RUST: THE LONGEST WAR by Jonathan Waldman (Simon & Schuster)

Exhaustive but highly readable account of how engineers and scientists are engaged in the multibillion-dollar fight to save our bridges, ships and icons such as the Statue of Liberty.

IT’S ALL IN YOUR HEAD by Suzanne O’Sullivan (Chatto and Windus)

Neurologist O’Sullivan shows that although psychogenic maladies may be imaginary, to their many sufferers they are real, and demand a holistic attitude from medicine and society.

THE VITAL QUESTION by Nick Lane (Profile)

The evolutionary biochemist gets as close as science can to an explanation of why life on Earth is the way it is, but be warned: there’s plenty of crunchy cogitation required.

HOW TO CLONE A MAMMOTH by Beth Shapiro (Princeton University Press)

Should we, if we could, bring mammoths, moa or dinosaurs back? Evolutionary molecular biologist Shapiro elegantly probes the practical and ethical problems of cloning long-dead animals.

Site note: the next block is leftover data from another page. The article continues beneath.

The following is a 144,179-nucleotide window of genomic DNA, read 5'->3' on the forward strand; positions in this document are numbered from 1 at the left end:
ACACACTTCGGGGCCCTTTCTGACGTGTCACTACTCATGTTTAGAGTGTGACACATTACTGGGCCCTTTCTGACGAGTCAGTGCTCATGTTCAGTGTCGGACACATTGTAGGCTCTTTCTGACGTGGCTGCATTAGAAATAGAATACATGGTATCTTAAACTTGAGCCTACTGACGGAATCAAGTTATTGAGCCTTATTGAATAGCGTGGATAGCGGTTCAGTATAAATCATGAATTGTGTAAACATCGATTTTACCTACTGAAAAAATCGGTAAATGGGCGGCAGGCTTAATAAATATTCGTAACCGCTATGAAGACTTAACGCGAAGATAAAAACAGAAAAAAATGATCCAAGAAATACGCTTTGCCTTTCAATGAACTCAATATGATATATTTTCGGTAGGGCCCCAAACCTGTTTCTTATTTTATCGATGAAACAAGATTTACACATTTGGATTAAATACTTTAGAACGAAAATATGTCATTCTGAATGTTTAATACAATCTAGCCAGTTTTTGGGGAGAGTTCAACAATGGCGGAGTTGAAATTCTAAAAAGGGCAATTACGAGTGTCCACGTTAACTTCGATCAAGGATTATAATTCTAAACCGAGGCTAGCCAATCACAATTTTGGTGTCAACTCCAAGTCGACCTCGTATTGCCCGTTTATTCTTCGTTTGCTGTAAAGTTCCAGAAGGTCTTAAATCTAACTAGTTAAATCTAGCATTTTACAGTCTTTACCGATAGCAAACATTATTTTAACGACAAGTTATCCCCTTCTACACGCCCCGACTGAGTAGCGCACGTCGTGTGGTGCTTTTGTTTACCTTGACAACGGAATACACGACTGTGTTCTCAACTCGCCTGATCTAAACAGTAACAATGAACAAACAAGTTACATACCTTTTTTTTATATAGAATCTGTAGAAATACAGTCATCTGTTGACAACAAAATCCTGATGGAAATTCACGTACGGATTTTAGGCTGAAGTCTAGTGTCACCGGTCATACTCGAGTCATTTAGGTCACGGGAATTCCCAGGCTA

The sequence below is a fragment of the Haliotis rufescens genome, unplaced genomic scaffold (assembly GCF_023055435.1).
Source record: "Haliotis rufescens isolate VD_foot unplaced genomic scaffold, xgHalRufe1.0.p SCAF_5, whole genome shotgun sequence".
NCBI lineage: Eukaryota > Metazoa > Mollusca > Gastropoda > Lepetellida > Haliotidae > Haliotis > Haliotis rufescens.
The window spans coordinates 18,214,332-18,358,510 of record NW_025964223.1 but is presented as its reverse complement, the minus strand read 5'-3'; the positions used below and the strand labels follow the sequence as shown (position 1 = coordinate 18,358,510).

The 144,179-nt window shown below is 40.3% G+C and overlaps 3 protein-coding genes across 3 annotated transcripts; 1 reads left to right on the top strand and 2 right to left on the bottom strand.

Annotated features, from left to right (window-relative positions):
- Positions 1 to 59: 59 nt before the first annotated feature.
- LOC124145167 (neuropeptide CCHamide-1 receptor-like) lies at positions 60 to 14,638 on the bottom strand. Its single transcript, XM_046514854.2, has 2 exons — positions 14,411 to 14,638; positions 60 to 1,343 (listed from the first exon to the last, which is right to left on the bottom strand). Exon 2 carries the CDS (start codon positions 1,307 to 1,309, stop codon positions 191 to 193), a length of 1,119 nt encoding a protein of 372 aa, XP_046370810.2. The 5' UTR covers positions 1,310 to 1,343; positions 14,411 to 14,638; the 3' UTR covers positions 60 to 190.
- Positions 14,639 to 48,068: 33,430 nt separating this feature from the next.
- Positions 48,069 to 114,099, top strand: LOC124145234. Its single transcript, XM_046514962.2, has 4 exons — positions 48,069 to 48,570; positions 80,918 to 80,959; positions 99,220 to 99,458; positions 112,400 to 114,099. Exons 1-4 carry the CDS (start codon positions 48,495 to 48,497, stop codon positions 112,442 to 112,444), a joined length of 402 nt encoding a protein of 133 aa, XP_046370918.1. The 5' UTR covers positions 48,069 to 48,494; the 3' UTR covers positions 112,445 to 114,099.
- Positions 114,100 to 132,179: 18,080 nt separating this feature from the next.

THE GLASS CAGE: WHERE AUTOMATION IS TAKING US by Nicholas Carr (WW Norton)

The Pulitzer Prize nominee’s compelling account of how we are ceding control to technology and reducing our ability to remember and solve problems.

TERRAIN by Geoff Chapple (Penguin Random House)

The journalist and author exposes the dark, dislocated underbelly of New Zealand’s geological landscape.

THE FISHES OF NEW ZEALAND edited by Clive Roberts, Carl Struthers and Andrew Stewart (Te Papa Press)

Handsome, comprehensive, richly illustrated bible of the 1250-plus local varieties for the deep-pocketed ($250) fish-obsessives among us.

NEUROTRIBES: THE LEGACY OF AUTISM AND HOW TO THINK SMARTER ABOUT PEOPLE WHO THINK DIFFERENTLY by Steve Silberman (Allen & Unwin)

The first science book to take out the famed Samuel Johnson Prize for non-fiction is a scholarly yet accessible and humane argument for normalising differently wired brains.

THE FOUR-DIMENSIONAL HUMAN: WAYS OF BEING IN THE DIGITAL WORLD by Laurence Scott (William Heinemann)

A perceptive and lucid account of how instant, always-on digital technology is changing our brains and perceptions.

THE COPERNICUS COMPLEX: OUR COSMIC SIGNIFICANCE IN A UNIVERSE OF PLANETS AND PROBABILITIES by Caleb Scharf (Scientific American)

The astrophysicist and astrobiologist explores in clear language nothing less than our place and specialness in the universe.

THE PLANET REMADE: HOW GEOENGINEERING COULD CHANGE THE WORLD by Oliver Morton (Granta)

Is a hotter planet inevitable? Or can humans intervene in the biosphere? Science writer Morton calmly explores various geoengineering proposals, risks and possible rewards.